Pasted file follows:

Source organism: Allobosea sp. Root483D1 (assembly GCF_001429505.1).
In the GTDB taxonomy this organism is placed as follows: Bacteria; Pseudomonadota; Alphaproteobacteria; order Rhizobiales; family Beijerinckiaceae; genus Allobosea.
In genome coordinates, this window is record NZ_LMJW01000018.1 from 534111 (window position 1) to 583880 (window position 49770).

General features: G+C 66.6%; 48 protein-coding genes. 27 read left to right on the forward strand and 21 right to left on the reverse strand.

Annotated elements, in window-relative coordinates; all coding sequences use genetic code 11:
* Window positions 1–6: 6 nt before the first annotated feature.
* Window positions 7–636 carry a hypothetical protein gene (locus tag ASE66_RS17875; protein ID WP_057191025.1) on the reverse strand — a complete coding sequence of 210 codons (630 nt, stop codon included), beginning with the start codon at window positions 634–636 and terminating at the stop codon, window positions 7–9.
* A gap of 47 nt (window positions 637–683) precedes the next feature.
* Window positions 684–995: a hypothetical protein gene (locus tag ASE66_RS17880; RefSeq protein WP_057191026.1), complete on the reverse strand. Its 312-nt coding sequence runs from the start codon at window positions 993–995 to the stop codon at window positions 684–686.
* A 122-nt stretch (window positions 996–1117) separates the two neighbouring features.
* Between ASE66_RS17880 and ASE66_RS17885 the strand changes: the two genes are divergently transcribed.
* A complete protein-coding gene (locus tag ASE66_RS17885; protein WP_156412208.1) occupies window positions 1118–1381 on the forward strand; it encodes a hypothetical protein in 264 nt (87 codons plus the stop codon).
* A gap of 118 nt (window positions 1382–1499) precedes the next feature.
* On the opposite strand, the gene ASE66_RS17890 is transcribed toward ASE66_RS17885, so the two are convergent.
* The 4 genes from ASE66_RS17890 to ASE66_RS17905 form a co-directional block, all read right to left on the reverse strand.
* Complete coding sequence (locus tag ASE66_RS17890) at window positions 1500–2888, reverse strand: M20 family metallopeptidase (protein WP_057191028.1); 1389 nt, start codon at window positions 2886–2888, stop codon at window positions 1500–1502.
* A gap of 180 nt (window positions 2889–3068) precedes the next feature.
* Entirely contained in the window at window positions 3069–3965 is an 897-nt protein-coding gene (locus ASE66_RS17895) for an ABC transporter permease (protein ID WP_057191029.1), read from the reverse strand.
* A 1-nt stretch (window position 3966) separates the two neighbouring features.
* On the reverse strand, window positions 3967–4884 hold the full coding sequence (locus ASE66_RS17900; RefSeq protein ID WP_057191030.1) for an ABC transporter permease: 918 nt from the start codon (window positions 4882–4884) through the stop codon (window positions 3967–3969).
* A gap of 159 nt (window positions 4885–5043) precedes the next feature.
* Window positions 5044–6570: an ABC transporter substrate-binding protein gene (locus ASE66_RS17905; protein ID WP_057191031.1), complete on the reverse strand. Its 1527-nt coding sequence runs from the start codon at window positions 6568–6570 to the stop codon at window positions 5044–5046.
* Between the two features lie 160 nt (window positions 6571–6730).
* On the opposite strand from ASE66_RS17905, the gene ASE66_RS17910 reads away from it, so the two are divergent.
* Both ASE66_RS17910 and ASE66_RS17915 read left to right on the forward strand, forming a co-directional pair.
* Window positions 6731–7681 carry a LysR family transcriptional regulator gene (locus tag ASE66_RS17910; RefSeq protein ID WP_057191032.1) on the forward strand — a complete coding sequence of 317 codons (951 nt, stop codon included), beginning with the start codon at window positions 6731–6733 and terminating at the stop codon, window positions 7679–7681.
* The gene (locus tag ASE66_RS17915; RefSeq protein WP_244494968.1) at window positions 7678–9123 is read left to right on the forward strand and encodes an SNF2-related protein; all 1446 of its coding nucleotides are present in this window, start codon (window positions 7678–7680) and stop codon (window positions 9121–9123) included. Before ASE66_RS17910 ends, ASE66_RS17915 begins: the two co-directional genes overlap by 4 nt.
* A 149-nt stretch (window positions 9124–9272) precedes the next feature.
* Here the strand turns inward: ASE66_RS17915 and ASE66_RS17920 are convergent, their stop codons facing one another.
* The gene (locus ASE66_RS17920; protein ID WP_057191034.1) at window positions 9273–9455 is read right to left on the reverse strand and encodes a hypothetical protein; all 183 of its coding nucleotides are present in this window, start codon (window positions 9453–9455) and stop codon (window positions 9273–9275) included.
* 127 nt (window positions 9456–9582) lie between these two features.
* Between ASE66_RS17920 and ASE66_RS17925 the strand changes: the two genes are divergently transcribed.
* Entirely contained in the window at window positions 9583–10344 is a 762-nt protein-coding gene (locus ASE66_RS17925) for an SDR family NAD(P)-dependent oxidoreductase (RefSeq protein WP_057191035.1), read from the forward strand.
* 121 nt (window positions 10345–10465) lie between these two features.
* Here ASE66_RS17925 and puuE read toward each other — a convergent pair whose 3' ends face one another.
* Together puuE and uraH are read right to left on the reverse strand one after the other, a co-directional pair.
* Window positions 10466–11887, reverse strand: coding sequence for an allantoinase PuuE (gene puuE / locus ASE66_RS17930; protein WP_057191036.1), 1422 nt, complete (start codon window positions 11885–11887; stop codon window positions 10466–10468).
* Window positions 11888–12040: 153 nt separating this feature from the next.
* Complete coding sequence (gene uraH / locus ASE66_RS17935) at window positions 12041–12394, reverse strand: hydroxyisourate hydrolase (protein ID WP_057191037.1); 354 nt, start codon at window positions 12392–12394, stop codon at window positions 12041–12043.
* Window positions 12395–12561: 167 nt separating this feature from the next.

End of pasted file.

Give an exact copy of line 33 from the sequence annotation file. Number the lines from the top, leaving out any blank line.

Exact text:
* Entirely contained in the window at window positions 9583–10344 is a 762-nt protein-coding gene (locus ASE66_RS17925) for an SDR family NAD(P)-dependent oxidoreductase (RefSeq protein WP_057191035.1), read from the forward strand.